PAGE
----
First Minister Alex Salmond's military spending plan for Scotland "completely undermines" the opportunity to take a different approach, according to critics in the pro-independence campaign.

Green and independent MSPs want the SNP leadership to rethink a proposed £2.5 billion annual defence and security budget as part of the Nato nuclear defence alliance.

The SNP changed its policy last year to support membership of Nato, assuming a Yes vote in the referendum in September next year.

The decision led to two MSPs, Jean Urquhart and John Finnie, leaving the SNP and joining a new Green/independent group at Holyrood, which also includes former SNP politician Margo MacDonald.

In a jointly-signed letter to Mr Salmond, they wrote: "The UK commits £39 billion of public money each year to military expenditure whilst vital public services face drastic spending cuts. It is our firm belief that this is the wrong choice.

"Our public resources should be focused on challenging society's inequalities, improving people's health and well-being, and helping create an environmentally-sustainable society, and we hope you share that view.

"Independence will give Scotland a chance to do things differently but the SNP's plan to commit £2.5 billion to an annual defence and security budget as part of Nato completely undermines this opportunity.

"Clearly there is a role for national defence but this does not require membership of a cold war nuclear alliance and a budget running into billions of pounds.

"The last thing an independent Scotland should do is mimic the military posture of the UK, with the aggressive projection of power around the world and engaging in reckless overseas adventures."

They accept that a smaller budget would affect communities that rely on the defence industry but argue money should be targeted to help diversify their local economies in areas such as energy technology.

The group backs the SNP's position that Trident should be removed from Scottish waters.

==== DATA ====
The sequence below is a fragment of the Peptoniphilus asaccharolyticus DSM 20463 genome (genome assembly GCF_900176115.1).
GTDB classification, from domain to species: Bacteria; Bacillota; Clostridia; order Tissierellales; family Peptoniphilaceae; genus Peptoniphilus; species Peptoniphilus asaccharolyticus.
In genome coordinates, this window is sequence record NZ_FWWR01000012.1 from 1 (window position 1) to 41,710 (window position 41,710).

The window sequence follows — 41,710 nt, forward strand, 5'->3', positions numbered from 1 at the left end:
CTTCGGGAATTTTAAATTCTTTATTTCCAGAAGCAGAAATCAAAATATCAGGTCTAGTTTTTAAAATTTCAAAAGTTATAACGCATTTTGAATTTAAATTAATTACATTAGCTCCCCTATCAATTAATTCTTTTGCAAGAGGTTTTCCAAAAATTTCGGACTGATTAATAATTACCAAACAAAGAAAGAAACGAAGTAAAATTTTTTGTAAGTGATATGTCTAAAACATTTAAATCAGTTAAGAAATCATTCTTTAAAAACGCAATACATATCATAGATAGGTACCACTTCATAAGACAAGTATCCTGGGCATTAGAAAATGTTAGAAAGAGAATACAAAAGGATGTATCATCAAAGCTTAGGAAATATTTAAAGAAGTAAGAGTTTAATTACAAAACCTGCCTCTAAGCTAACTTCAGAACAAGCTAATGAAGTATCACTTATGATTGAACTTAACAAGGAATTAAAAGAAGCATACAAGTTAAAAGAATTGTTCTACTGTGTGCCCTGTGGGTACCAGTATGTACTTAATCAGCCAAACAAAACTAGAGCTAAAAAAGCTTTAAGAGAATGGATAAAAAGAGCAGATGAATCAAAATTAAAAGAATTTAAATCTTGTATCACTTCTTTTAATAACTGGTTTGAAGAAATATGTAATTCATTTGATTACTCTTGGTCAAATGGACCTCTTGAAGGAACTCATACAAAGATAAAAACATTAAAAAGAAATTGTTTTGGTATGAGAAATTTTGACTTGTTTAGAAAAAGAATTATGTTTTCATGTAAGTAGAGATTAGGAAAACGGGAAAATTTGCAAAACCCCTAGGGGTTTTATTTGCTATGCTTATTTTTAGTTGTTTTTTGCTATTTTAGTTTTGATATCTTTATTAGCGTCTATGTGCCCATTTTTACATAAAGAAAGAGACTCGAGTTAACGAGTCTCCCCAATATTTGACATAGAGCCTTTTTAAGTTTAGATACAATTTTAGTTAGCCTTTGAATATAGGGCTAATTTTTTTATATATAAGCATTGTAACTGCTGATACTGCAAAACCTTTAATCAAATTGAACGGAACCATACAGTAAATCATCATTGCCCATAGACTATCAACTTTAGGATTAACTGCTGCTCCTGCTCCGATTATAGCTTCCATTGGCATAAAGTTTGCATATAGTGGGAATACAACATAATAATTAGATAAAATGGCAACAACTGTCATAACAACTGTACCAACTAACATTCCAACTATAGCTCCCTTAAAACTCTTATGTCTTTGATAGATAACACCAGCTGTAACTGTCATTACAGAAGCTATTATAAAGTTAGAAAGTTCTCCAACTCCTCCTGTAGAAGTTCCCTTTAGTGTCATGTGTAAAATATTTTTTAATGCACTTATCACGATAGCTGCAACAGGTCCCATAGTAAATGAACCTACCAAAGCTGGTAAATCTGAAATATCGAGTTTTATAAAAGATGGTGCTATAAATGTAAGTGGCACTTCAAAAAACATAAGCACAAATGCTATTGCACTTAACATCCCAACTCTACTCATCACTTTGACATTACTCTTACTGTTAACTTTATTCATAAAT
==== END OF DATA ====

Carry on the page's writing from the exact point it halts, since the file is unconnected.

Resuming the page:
The call comes before a Scrap Trident march in Glasgow tomorrow and a planned blockade of Faslane, the home of Britain's nuclear deterrent, on Monday.

Green leader Patrick Harvie said: "This weekend of action shows the appetite to rid Scotland of this horrific nuclear weapons system has grown stronger and stronger.

"A debate led by the Scottish Greens in the last session of parliament resulted in a historic vote against the renewal of Trident and we continue to call for communities reliant on military jobs to be helped to diversify.

"It is vital that those of us who want to see Trident scrapped also make the case against outdated overblown military budgets and pro-nuclear clubs like Nato.

"An independent Scotland that took a different tack from the UK would send a very powerful message to the international community about the folly of military aggression."

Mr Salmond argued the case for Scotland remaining in Nato during a visit to the US this week.

But his ambition for Scotland to become a member of the alliance in its own right before formally leaving the UK was questioned by his political opponents. They responded to a statement from Nato that Scotland would have to reapply after independence.

An SNP spokesman said: "In an independent Scotland, all political parties can put forward their defence and other policies and the people will choose - that is the beauty of independence and the key principle that unites the Yes campaign.

"Crucially, independence is the only constitutional option that enables us to get rid of Trident, as over thee-quarters of people in Scotland want, instead of it being dumped on the Clyde for another 50 years by Westminster.

"Under Westminster control, Scotland contributes £3.3 billion to UK defence spending right now but receives only some £2 billion in return.

"An independent Scotland with a defence budget of £2.5 billion - half a billion more than Scotland gets from Westminster, but nearly a billion less than we currently pay - means more jobs and economic activity in Scotland.

"That is the SNP's policy, democratically passed by the party conference last October after a full and thoughtful debate."